Blog Marketing With A Facebook Fan Page
After screwing up and losing the original domain name for Videolicious.tv, my video blog, I decided to write a series of blog marketing articles about how I went about rebuilding traffic to Videolicious.tv.
The first post in the series detailed how I configured my blog for the new domain and then submitted its XML Sitemaps to the search engines to help them index the new domain.
While waiting for the search engines to index and start listing the Videolicious.tv domain, I thought create a fan page for the blog at Facebook.
Facebook pages are fairly easy to create, just follow the instructions. I optimized this one, though, for “daily video” or “daily video blog” or “video blog” searches within Facebook by including those keywords in the title of the page. I also included those keywords in the text box on the profile page, just below the icon in the upper left corner.
In the Info section, I added links to my other online locations like YouTube and Twitter and Gawkk.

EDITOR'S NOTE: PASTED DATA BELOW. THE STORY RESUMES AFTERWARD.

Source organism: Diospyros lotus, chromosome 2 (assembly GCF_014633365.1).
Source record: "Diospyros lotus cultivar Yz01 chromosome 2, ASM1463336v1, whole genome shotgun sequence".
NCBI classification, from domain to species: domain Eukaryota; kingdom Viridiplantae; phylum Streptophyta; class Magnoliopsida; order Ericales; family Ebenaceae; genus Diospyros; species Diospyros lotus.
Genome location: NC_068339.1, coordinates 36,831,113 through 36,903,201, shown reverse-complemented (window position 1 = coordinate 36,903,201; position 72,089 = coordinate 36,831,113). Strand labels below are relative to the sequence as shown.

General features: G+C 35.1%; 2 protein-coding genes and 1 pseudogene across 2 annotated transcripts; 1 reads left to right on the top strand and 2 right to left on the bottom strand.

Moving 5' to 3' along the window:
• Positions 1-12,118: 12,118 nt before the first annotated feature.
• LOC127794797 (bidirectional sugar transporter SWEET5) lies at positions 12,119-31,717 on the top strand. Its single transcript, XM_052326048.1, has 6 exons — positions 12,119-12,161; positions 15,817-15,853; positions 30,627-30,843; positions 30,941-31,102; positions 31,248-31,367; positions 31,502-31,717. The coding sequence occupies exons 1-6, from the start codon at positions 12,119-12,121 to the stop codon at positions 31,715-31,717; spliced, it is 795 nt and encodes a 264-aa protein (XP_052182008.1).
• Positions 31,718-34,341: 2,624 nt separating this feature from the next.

I was sure to upload the Videolicious.tv logo to ensure the page was properly branded. Read my post about the importance of icons in online marketing.
Having completed the page, I published it live. Facebook takes about a month to index new pages before they will show up within its internal search engine. Therefore, I could not rely on search for any traffic during that period.
Before launching the page, I posted several links to recent videos from the blog so the page looked active.
Then I invited a handful of friends to become a fan of the page through Facebook’s Suggest to Friends feature. This is the low-hanging fruit; these people are most likely to become fans of the page because they are my friends and they are willing to help me out and/or they already like my video blog, so they’re happy to be a fan.
Fifteen of my friends became fans. Today, I sent an update from the Videolicious.tv Facebook page to all 15 of the fans asking them to help promote the site by suggesting the page to their friends and/or posting the page on their profile.
By asking them to share the fan page with their networks, I’m effectively promoting the blog to people I may not know through a trusted source that the person with whom the page is shared does know. That trust makes it more likely that those people will become fans.
I will let that sit for a while to see what result might come of it.
In the next post, I’ll discuss building traffic by strategically targeting social bookmarking sites.